Arun Gandhi, Mahatma Gandhi’s grandson, spread his message of peace at Athey Creek Middle School on Feb. 25. He emphasized how each person can play a part in creating a more peaceful world.
“The first thing we have to do is learn about anger and channel that anger,” Gandhi said. He encouraged using the anger that we gather day-to-day as motivation.
This is a message that Gandhi himself used. When he was younger, he was beaten up almost on a daily basis.
“I was too white for the black kids, and too black for the white kids,” Gandhi said. “It filled me with a lot of rage. I wanted to fight back.”
He learned to channel this anger after his grandfather, who was known for spreading peace, told him that we should not retaliate. By fighting back, we are allowing others to navigate our lives. “We should not give the opportunity to someone else to determine the course of our lives,” Gandhi said. “Our lives are our lives to lead.”
Gandhi’s entire speech revolved around lessons that he learned from his grandfather. He lived with him for a portion of his life, and Gandhi said that he learned a considerable amount from him.
One of the things that his grandfather had him do was to draw a tree of violence on the wall. The trunk of the tree was violence, and off of this stemmed two types of violence: physical and passive. From these two branches, Gandhi would draw and write in every act of violence that occurred during the day whether it be physical (visible) or passive (internal).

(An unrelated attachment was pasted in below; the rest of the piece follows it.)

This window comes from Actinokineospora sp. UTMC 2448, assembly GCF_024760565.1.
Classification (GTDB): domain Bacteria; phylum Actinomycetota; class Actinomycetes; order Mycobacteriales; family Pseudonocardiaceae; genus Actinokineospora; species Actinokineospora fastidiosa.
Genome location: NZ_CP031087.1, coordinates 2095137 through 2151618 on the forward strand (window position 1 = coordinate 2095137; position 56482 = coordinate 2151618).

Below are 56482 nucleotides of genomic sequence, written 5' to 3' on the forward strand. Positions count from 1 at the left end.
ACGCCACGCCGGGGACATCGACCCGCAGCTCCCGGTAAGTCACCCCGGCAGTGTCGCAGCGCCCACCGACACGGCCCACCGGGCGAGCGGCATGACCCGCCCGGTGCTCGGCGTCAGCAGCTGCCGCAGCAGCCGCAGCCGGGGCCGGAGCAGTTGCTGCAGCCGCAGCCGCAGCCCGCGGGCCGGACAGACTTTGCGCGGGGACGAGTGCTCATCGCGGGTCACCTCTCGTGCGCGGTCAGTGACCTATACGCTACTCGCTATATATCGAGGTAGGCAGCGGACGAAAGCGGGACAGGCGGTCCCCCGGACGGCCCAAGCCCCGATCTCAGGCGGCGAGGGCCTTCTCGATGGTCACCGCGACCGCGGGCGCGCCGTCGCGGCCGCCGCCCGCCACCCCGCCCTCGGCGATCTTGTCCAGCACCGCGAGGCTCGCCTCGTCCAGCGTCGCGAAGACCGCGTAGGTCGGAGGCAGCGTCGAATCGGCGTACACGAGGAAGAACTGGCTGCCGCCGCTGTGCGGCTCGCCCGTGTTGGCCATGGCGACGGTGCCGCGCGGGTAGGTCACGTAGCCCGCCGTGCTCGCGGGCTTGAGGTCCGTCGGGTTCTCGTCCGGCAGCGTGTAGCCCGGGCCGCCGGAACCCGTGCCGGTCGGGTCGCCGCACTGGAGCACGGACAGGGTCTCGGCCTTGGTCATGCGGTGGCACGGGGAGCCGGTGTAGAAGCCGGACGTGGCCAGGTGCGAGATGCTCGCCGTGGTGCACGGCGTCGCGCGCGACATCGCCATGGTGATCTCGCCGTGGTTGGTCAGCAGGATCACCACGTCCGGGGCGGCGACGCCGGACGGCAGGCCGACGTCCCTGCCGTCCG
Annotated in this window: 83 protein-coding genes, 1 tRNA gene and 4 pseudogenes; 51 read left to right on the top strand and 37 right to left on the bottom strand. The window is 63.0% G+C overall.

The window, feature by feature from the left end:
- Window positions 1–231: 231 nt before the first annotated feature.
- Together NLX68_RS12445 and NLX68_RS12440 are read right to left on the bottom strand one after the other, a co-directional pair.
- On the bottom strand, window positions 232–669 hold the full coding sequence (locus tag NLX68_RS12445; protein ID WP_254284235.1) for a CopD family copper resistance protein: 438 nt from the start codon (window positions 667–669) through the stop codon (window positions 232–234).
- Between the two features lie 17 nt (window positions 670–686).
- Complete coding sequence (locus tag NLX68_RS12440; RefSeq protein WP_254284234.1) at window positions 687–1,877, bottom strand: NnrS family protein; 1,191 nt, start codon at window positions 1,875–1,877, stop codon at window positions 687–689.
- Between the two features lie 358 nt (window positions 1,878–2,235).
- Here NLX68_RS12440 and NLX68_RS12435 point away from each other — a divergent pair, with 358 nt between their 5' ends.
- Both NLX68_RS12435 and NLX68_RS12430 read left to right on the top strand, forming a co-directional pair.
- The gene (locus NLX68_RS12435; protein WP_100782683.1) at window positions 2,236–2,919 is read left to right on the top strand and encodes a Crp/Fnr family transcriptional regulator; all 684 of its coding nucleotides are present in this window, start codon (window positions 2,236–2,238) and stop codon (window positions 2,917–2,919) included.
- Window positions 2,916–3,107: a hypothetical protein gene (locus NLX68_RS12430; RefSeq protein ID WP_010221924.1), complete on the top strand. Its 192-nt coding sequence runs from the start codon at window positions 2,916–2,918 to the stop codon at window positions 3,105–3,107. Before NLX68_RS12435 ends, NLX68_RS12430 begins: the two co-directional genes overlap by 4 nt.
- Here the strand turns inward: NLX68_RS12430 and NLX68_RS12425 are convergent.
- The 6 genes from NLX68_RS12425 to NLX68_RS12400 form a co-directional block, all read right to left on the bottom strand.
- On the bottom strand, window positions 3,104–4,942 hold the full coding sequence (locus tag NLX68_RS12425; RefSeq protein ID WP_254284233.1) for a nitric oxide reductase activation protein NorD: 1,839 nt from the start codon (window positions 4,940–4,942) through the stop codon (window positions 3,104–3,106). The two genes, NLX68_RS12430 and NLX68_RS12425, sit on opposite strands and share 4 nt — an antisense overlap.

“Before long, I had filled up the entire tree with acts of both violences, especially passive,” Gandhi said. This showed him the form that most of the violence in the world took.
Gandhi has gathered motivation from his surroundings as well. One time, he was on a train in Africa, and a small child came up to him. The boy tugged on his trousers and asked him to buy some of his candy that he was selling. Gandhi learned that this boy’s parents had given their children a bucket of candy, and they had to sell all of it in order to have food at the end of the day. The sun was soon to set, and the boy had a bucket still have full with candy.
This occurrence prompted Gandhi to wonder: “How can this happen in the 21st century?” He knew that he could buy the boy’s candy, but this would only benefit him for that day. Gandhi wanted to do more.
Gandhi now works with the Wholistic Peace Institute which uses funds to help children receive education. Gandhi’s hope is that children will no longer be placed in positions like the boy on the train. For more information on this, visit http://www.wholisticpeaceinstitute.com.
Gandhi went to ACMS to spread this message and to show the students what they can do. He left spreading a message to them of hope.
“All you can do is be a peace farmer and go out and plant seeds in the minds of people,” Gandhi said. “Then, you hope and pray that these seeds will germinate, and these people will become peacemakers.”